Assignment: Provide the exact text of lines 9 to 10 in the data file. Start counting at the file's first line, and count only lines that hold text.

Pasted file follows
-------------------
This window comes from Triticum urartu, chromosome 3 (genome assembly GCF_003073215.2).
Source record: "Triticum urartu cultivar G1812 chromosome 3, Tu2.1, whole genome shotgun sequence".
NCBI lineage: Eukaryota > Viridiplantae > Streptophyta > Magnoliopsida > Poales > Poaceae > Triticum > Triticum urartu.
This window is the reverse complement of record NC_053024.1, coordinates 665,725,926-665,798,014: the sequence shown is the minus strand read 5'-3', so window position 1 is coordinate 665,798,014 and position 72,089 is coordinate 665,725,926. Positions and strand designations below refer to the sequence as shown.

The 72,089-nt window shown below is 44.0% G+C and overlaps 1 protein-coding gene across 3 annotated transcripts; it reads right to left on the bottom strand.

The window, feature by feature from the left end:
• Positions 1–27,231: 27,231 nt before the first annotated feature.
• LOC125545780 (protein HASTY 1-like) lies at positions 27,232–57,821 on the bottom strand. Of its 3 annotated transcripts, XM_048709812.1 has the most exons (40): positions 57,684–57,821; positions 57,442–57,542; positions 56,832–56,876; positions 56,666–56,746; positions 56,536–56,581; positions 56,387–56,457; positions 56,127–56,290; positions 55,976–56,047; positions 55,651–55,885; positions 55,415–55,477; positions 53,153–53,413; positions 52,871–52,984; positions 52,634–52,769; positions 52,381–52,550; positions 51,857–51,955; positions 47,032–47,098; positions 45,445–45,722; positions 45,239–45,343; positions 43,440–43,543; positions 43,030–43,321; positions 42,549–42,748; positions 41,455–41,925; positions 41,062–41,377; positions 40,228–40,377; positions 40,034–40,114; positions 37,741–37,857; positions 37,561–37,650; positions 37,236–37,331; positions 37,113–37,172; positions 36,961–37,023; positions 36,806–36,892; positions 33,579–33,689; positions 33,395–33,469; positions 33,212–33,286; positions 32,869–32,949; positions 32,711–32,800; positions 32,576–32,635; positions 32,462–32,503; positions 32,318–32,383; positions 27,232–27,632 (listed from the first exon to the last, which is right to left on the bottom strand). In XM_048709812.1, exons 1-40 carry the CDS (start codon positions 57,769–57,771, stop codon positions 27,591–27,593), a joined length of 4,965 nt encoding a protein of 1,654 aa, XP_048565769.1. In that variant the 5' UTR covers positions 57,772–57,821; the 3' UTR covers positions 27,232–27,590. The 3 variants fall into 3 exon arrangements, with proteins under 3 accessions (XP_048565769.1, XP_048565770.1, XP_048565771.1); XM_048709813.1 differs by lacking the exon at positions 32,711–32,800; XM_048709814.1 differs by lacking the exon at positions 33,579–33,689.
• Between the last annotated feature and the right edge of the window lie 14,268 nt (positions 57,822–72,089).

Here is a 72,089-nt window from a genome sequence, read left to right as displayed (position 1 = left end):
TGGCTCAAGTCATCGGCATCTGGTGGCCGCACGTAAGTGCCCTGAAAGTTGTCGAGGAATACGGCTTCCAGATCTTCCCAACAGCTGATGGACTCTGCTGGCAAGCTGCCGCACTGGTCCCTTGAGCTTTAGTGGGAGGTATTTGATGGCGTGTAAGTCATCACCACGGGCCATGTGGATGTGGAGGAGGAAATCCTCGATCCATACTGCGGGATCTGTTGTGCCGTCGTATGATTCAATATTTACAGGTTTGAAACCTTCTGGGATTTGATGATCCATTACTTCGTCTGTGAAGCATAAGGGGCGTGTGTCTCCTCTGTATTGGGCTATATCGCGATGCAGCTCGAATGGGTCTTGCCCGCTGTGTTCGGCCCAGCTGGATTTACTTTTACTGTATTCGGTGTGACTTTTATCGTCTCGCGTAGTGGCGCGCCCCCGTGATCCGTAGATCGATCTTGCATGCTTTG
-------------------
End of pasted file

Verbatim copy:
• Between the last annotated feature and the right edge of the window lie 14,268 nt (positions 57,822–72,089).

Here is a 72,089-nt window from a genome sequence, read left to right as displayed (position 1 = left end):